Vernon teachers insists classroom conditions need to improve.
Teachers are praising the ruling by the B.C. Supreme Court reaffirming that provincial legislation limiting bargaining rights is unconstitutional. The decision ruling restores collective agreement provisions stripped in 2002 and orders the province to pay $2 million in damages plus court costs.
“We are thrilled,” said Heather Malcolm. Vernon Teachers’ Association president.
“We have been fighting for 12 years for better learning conditions for our students and it is really gratifying to see that it was worth it. A whole generation has been affected in the last 12 years.”
The province’s actions removed class-size limits and class composition guarantees.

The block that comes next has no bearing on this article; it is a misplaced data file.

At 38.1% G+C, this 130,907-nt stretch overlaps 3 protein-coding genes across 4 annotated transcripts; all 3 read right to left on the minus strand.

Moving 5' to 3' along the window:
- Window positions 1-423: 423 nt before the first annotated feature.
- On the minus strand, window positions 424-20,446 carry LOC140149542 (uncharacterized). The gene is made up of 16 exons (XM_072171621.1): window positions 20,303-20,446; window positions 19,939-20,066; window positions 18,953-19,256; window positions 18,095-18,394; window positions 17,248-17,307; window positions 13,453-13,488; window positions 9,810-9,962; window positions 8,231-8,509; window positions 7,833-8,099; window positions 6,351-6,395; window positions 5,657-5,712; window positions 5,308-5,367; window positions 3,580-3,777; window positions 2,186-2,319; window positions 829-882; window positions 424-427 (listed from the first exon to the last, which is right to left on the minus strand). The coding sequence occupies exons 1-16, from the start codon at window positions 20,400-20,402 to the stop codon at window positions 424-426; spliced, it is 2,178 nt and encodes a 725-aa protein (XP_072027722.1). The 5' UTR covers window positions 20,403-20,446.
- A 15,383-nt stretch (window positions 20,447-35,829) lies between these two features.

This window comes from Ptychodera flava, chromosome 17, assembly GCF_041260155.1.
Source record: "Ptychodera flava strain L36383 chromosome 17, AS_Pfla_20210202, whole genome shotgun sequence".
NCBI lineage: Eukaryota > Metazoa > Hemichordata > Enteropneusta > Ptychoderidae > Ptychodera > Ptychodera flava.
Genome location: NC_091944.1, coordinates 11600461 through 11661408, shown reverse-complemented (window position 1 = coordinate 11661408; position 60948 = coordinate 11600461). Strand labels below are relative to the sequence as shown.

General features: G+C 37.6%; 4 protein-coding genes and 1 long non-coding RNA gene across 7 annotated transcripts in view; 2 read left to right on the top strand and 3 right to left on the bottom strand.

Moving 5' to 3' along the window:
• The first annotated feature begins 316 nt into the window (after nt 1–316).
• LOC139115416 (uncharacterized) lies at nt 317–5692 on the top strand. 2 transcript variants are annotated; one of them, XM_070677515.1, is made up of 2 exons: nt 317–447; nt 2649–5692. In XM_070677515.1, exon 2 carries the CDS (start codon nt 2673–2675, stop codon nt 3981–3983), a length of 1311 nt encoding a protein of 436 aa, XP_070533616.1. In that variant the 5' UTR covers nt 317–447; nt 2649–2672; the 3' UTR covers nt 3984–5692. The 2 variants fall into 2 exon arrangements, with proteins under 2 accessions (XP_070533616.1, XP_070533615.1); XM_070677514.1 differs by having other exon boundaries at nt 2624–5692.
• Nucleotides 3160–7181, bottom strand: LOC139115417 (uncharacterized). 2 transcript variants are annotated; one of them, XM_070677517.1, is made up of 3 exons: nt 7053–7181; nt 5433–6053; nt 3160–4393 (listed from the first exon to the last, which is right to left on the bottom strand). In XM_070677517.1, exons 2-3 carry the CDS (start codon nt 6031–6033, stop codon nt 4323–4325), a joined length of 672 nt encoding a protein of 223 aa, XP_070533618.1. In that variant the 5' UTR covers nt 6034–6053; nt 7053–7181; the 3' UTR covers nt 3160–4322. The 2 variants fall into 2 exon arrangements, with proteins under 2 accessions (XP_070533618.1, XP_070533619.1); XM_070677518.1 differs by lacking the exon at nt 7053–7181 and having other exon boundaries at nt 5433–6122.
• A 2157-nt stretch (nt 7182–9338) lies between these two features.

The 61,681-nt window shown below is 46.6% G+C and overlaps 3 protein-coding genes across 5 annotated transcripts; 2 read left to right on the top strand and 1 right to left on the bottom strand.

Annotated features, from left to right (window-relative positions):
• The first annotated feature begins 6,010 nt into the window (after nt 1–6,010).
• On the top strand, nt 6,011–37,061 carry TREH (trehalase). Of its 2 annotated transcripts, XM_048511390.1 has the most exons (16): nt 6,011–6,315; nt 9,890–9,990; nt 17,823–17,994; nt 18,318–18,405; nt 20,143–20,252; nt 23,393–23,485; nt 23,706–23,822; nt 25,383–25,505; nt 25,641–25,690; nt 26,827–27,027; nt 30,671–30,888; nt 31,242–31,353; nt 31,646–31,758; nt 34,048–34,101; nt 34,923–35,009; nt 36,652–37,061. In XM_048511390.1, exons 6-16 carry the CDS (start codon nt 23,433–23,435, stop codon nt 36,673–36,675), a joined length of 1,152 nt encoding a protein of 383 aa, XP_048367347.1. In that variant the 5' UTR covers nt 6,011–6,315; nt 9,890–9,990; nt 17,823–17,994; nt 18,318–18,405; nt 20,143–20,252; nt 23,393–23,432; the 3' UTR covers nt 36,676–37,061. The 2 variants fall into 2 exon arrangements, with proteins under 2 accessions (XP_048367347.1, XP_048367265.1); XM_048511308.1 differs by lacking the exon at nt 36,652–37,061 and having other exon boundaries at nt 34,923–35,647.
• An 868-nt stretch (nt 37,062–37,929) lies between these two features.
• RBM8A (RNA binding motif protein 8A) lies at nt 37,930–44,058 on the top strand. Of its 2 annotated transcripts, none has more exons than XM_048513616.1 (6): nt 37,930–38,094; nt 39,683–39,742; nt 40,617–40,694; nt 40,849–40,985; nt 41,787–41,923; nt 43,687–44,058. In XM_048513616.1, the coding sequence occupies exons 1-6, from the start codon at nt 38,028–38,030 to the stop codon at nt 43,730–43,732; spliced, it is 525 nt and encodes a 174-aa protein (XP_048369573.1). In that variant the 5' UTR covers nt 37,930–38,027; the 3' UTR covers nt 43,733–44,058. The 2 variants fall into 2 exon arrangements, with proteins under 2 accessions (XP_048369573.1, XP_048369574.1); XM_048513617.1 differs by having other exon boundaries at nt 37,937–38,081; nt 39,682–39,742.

“Children who were in kindergarten when those bills were passed are now in Grade 12 and have spent their entire school careers in larger classes with fewer resources,” said Malcolm.
“The support of parents and the hard work of teachers, who are doing more with less, have been holding the system together.”
The legislation removed provisions that guaranteed smaller classes, support for students with special needs and services from teacher-librarians, counsellors and other specialists.
Malcolm says the government then cut hundreds of millions of dollars a year from public education budgets, forcing school boards to cut programs and close schools.
“More than 3,500 teaching positions including 1,500 specialist teachers, were also cut provincially,” she said.
In Vernon, the VTA says, restoring class size and support language to 2002 levels would see kindergarten classes reduced to 20 students, primary classes reduced to 22 students, intermediate split grade classes reduced to 28 students and most secondary classes also reduced to 28.
“The right thing to do is restore our smaller classes, rehire our specialist teachers, rather than wasting more taxpayers money on a meaningless and costly appeal,” said Malcolm.